Rwanda’s leadership is trying very hard every day and that is why they are where they are today 23 years after the genocide and I don’t know of any similar success story anywhere in the world in recent history.

Seeya later alligator….

*While I don’t contest the result, one may wonder about the criteria used for the democracy index ranking. One of the reasons cited for the low ranking of Rwanda is the recent change in the constitution reducing presidential term limits from seven to five years renewable only once. But the change will be preceded by one transitional presidential term of seven years for which any presidential candidate will be eligible which in effect allows President Kagame to run for a third term. As expected the negative reaction of the Western media was immediate. Strangely, as authorized by the German constitution, Angela Merckel’s running for a 4th Chancellor mandate does not seem to be a problem for the same media despite the disastrous impact of her austerity policy on Europe’s economy for the last decade [8]. Sometimes I wish that the Western world would listen more to what African themselves think about their continent. An interesting paper “Why Kagame’s bid to serve a third term makes sense for Rwanda” was recently published by the Joburg Post [9].

[1] Elena Holodny, The 13 fastest-growing economies in the world, Business Insider, Jun. 12, 2015,
[2] Capital Kigali cleanest and safest city in Rwanda,, Jan. 12,2012,
[3] A. Onuh, This is why Kigali is UN’s most beautiful African city,,
[4] The Global Competitiveness Report 2015-2016, World Economic Forum, 2016,
[5] The Global Competitiveness Report 2016-2017, World Economic Forum, 2017,
[7] B. Versailles, Rwanda: performance contracts (imihigo), April 2012,
[8]N. Gutteridge, We’ve had ENOUGH Merkel’ Rest of Europe gangs up on Germany over crippling EU austerity, The Daily Express, Aug 6, 2016,

[9] Why Kagame’s bid to serve a third term makes sense for Rwanda, Joburg Post, 21 APRIL 2017

Wednesday, February 1, 2017

Is Rwanda transforming its Technopole project into a large prairie?

In the late 1990s the government of Rwanda (GoR) recognized that ICTs could play an important role in accelerating the socio-economic development of the country and the creation of an information and knowledge economy.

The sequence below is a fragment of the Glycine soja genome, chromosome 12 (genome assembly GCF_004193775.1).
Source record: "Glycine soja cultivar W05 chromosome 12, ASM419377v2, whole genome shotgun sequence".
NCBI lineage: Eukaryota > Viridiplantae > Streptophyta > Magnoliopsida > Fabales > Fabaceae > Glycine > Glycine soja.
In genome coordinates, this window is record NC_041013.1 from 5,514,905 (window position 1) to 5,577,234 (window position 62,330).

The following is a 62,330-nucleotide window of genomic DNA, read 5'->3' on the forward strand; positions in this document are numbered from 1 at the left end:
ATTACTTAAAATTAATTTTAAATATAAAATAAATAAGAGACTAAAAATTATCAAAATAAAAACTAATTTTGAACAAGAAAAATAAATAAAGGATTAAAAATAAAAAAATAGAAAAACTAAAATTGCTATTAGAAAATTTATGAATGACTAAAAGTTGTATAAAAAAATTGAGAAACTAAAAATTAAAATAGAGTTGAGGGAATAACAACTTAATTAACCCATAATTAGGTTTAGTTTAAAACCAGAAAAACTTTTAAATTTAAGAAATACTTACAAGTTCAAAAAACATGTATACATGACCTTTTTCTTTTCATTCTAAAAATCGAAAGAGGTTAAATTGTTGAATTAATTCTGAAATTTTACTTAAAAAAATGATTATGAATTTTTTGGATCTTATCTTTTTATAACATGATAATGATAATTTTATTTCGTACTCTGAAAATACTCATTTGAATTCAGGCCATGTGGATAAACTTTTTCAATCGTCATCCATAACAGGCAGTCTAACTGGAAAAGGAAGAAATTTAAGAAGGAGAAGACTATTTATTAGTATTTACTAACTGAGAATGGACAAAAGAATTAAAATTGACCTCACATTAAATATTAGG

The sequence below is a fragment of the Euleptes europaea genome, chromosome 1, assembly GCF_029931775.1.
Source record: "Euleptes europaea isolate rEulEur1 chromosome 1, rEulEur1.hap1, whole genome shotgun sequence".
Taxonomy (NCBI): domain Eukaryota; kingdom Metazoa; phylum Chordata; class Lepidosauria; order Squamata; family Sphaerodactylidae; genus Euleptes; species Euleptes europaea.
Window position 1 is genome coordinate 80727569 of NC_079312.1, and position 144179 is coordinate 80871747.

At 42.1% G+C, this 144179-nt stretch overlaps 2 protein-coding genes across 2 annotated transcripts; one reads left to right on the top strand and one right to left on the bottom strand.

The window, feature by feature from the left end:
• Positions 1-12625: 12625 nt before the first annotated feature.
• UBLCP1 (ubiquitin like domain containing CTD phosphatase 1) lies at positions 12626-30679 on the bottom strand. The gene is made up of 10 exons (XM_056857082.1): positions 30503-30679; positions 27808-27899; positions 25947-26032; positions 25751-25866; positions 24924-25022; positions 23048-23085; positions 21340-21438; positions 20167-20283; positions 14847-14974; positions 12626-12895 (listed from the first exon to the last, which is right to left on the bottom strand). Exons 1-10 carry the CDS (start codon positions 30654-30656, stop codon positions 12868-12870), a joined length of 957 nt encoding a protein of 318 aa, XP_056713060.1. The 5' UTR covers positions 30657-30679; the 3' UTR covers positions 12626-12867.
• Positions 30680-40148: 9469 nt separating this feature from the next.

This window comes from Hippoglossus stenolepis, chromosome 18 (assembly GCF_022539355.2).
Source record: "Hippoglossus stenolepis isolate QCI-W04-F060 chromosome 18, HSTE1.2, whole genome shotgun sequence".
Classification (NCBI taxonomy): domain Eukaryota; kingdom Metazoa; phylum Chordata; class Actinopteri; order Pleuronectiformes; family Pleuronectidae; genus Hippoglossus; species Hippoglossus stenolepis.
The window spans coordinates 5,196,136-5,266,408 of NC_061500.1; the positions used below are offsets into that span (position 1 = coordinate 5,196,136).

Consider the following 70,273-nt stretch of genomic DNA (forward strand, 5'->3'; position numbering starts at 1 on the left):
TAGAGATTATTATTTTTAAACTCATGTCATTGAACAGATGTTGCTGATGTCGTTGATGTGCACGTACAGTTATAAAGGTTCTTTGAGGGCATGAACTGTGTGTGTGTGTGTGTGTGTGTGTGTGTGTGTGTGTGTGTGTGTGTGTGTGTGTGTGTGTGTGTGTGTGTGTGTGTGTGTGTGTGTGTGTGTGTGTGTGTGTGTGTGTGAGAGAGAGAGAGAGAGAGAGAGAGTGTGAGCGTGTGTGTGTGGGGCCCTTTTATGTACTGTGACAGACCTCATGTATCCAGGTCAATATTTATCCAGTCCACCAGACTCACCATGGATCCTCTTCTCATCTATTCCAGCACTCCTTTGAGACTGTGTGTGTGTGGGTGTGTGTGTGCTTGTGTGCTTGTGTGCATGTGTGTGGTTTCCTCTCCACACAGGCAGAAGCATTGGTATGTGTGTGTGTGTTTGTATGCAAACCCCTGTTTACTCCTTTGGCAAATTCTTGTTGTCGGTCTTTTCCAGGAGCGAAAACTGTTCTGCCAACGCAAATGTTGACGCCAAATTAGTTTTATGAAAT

In 2000, GOR established Vision 2020 a government development program in Rwanda, launched by president Paul Kagame in which it is said that the "government is actively trying to attract multinational corporations through investment-friendly policies to develop a Technopole".

In the National Industry Policy document published in April 2001 by the Ministry of Trade and Industry of GOR, one of the policy actions describes the need to "allocate land for industries, develop industrial parks and Special Economic Zones (SEZs)– leveraging Public-Private-Partnerships (PPPs) for development and management of SEZ such as ...Technopole (park for ICT, nanotechnology, etc)".

In january 2013, the government through Rwanda Development Board (RDB) announced plans to set up an ICT park that will host a collection of technological investments including training, industries, research and development.

According to Patrick Nyirishema, the Head of IT at RDB at the time, the plans to set up Kigali Technopole are on the right track. The Technopole will be built on the grounds of the Kigali SEZ, located 10 km east of Kigali City’s business district. The project plans reveal that the Innovation City will comprise all elements of a typical urban centre including corporate buildings, retail, leisure, sports, accommodation, health care center and other amenities with the regional ICT Center of Excellence (CoE) hosting Carnegie Mellon University (CMU) as its first anchor tenant. 

In September 2013, the masterplan for the development of a Technopole in Kigali is published together with a viability and business plan. The Technopole will provide much needed infrastructural improvements, including guaranteed electricity and ICT infrastructure for companies that will be located in the park. Therefore the Technopole is Rwanda’s best bet in fast-tracking the country’s ICT transformation as it has the potential to diversify jobs beyond agriculture, provide new middle-income jobs, drive the development of SMEs, and increase product and service innovation.

                                                             Technopole Master Plan

In May 2016, the government of Rwanda launched Kigali Innovation City (KIC replacing the name of Technopole), a flagship project to drive digital transformation through its dynamic ecosystem of technology clusters in which domestic and international companies will innovate and deliver products and services for global markets and with Carnegie Mellon University as its anchor tenant.